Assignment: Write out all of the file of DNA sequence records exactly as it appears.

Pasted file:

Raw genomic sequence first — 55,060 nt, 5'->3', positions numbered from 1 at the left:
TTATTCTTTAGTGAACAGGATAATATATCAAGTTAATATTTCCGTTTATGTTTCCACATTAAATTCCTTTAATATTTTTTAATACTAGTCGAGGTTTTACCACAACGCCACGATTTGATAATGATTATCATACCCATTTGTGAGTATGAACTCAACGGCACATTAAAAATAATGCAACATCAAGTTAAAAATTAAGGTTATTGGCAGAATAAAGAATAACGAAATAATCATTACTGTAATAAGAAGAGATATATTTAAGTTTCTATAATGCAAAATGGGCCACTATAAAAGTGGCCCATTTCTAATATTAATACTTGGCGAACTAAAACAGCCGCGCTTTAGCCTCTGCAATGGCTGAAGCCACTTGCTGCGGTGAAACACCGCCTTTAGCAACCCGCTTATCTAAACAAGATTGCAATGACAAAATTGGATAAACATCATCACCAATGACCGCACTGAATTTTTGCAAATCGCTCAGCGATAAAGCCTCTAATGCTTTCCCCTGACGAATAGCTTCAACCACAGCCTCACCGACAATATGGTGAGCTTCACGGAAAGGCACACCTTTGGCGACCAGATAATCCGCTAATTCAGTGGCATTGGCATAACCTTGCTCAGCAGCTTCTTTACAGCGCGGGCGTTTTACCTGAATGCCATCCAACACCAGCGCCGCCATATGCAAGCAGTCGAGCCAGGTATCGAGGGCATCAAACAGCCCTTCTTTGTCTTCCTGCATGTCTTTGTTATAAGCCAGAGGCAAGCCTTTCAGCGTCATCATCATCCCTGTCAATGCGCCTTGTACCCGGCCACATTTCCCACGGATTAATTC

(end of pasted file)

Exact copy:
Raw genomic sequence first — 55,060 nt, 5'->3', positions numbered from 1 at the left:
TTATTCTTTAGTGAACAGGATAATATATCAAGTTAATATTTCCGTTTATGTTTCCACATTAAATTCCTTTAATATTTTTTAATACTAGTCGAGGTTTTACCACAACGCCACGATTTGATAATGATTATCATACCCATTTGTGAGTATGAACTCAACGGCACATTAAAAATAATGCAACATCAAGTTAAAAATTAAGGTTATTGGCAGAATAAAGAATAACGAAATAATCATTACTGTAATAAGAAGAGATATATTTAAGTTTCTATAATGCAAAATGGGCCACTATAAAAGTGGCCCATTTCTAATATTAATACTTGGCGAACTAAAACAGCCGCGCTTTAGCCTCTGCAATGGCTGAAGCCACTTGCTGCGGTGAAACACCGCCTTTAGCAACCCGCTTATCTAAACAAGATTGCAATGACAAAATTGGATAAACATCATCACCAATGACCGCACTGAATTTTTGCAAATCGCTCAGCGATAAAGCCTCTAATGCTTTCCCCTGACGAATAGCTTCAACCACAGCCTCACCGACAATATGGTGAGCTTCACGGAAAGGCACACCTTTGGCGACCAGATAATCCGCTAATTCAGTGGCATTGGCATAACCTTGCTCAGCAGCTTCTTTACAGCGCGGGCGTTTTACCTGAATGCCATCCAACACCAGCGCCGCCATATGCAAGCAGTCGAGCCAGGTATCGAGGGCATCAAACAGCCCTTCTTTGTCTTCCTGCATGTCTTTGTTATAAGCCAGAGGCAAGCCTTTCAGCGTCATCATCATCCCTGTCAATGCGCCTTGTACCCGGCCACATTTCCCACGGATTAATTC